Recently, I have been reading a lot about symbolism, types, similitudes, shadows, etc. and in nearly every book related to these subjects, the author(s) cite Moses 6:63 which reads: “And behold, all things have their likeness, and all things are created and made to bear record of me, both things which are temporal, and things which are spiritual; things which are in the heavens above, and things which are on the earth, and things which are in the earth, and things which are under the earth, both above and beneath: all things bear record of me.” Once I started to look, I realized that this is totally true, and not just true, but really exciting. I have found that it is very eye opening, and surprisingly easy and incredibly fun to identify types or likenesses of the gospel, the atonement, and Jesus Christ in all things.
The best part is that all really does mean all. It doesn’t mean most, or a few, or select, it means all. It states that we can find these likenesses in spiritual things AND in temporal things (which we so often discount as just ‘things’ and give no attention to). So, if we seek to find these likenesses, we will find them. It also means that if we aren’t looking for an added measure of understanding or vision, we might only be seeing a portion (maybe even a small number) of the intended lessons, which as we are told, are in all things on the earth. That means at the grocery store, in the library, while driving, doing the dishes, gardening, or maybe even watching a movie. Also, it seems that a major purpose of these likenesses is so that we can understand a principle, or relate it in a way that is understandable to a larger number of people (to help us teach them), after all, didn’t the savior use very common things that were found in all the earth (fig trees, vineyards, feasts, birds, trails, roads, etc.) to teach the best lessons?
One likeness that I have found, that has become increasingly helpful in understanding the gospel, is a workout program called Insanity Max:30. Now, as we all know, there are several workout programs available and many of them could be viewed in this same general vein, but this particular one has a unique component (secondary component) that I feel is crucial to understand – especially in a gospel sense.
The main purpose of this workout program is to change the participant into something better, something healthier, and something stronger. But, as part of this underlying purpose, there is a secondary purpose, which is to have the participant fail all along the way – or as Shawn T puts it – max out. Each of the daily workouts have been organized and prepared to be so hard, that you can’t actually finish them without failing. This may seem like it’s defeating the purpose, but it’s not. It’s doing two things – it’s helping you track your progress (as you are encouraged to write your ‘max out’ time each workout and see how much you are improving over time), and it’s helping you to understand that failure is not only ok, but it’s inevitable, and it’s been part of the plan all along. Failure (as we’ve already noted here) is sometimes a cause for celebration. In this particular case, if you ‘max out’ during a work out, it means you gave it everything you had, until you literally could not do it any more. Once you’ve ‘maxed out’, you take a quick break, catch your breath, and jump right back in – until you max out again. This is repeated for a period of 30 minutes. It’s pretty intense. This goes on 6 days a week, with a rest day on Sunday. Every day is a grind, especially if (when) you forget the underlying purpose of the program.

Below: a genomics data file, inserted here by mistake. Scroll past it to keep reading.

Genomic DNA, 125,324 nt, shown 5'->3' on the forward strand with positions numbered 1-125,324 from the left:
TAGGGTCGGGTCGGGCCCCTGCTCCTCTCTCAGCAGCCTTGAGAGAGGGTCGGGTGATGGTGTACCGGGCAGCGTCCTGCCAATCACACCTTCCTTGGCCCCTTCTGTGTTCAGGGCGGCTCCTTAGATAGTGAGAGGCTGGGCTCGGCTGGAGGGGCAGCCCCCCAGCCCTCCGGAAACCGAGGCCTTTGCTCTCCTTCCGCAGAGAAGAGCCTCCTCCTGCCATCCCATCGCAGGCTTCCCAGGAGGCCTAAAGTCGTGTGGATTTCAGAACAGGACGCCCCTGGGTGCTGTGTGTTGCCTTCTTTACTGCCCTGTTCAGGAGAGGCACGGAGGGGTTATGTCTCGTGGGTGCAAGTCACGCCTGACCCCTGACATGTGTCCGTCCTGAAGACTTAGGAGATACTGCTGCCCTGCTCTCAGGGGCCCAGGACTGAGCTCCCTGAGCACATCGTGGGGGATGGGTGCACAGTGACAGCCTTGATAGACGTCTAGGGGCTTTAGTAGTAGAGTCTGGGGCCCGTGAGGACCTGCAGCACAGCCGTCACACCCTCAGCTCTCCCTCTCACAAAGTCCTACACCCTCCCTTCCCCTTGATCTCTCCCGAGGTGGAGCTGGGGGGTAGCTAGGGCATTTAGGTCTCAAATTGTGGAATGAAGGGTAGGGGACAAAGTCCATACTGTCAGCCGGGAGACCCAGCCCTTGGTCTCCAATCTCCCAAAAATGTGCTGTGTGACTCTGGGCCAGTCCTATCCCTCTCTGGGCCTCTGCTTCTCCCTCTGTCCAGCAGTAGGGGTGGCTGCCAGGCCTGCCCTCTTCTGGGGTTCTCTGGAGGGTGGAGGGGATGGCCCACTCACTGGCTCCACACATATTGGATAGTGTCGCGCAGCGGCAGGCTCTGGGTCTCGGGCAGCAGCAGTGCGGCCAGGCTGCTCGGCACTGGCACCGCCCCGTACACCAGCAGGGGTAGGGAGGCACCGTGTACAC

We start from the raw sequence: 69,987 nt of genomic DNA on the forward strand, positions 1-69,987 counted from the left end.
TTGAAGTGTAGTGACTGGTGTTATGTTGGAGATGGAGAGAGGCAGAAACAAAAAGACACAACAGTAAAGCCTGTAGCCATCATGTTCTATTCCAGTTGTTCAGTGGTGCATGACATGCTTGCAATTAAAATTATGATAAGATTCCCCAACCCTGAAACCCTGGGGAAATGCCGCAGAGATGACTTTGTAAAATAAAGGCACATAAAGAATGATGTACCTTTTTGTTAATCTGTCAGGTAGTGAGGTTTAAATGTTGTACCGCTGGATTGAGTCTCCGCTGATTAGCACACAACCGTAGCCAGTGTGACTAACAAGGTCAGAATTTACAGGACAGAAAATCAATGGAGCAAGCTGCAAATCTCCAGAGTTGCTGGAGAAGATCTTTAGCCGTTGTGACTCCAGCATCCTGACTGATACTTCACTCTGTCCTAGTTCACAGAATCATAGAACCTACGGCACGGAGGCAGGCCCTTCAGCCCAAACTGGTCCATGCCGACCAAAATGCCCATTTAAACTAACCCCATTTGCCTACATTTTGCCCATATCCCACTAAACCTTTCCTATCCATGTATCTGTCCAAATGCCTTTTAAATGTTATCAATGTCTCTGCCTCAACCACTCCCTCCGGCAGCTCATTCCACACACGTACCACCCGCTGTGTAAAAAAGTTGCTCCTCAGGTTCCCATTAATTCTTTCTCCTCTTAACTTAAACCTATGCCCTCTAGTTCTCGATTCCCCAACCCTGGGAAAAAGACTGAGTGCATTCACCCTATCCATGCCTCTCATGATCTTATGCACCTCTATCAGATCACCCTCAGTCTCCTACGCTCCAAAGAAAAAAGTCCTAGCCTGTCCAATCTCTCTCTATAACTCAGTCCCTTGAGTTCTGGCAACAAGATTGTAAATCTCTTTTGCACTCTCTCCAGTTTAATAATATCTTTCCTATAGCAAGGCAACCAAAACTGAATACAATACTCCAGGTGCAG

As part of any workout program, there are also tips or rules to help any participant and rules about things to avoid in order to get the most out of the 60-day challenge. Some rules are to give it your best every day, to eat right, to get enough sleep, and to prepare mentally. The things to avoid (don’ts) are essentially the opposites of the tips (do’s) such as lack of sleep, eating unhealthy foods, not working hard or skipping workouts in general and if the participant either fails to do the do’s or continues to do the don’ts, it (they) may become ‘stumbling blocks’ that will cause them to become discouraged or even quit.
At the beginning of the program, or more accurately, when sitting in a comfy chair, sipping a lemonade making grand plans to do the program, it is pretty easy to envision the end results; ripped abs, killer arms, and cardio endurance for days, etc. and the participant thinks to themselves – I got this, 30 minutes is cake. I drive to work for 30 minutes every day and it is a breeze. Then, you actually put the DVD in and 2 minutes into the warm-up on day 1, you realize that your lungs are on fire, your legs are Jell-O, and you can’t even recognize the wet noodles that are hanging from your shoulders. You look at the folks on the video and they seem to be gliding along with ease, barely breaking a sweat, and you look at them and think – they must be on steroids and amped up on something crazy – because there is no way that anyone can do this. This moment – the moment when your mind starts to come up with alternatives to this torture is called the beginning of ‘the grind’.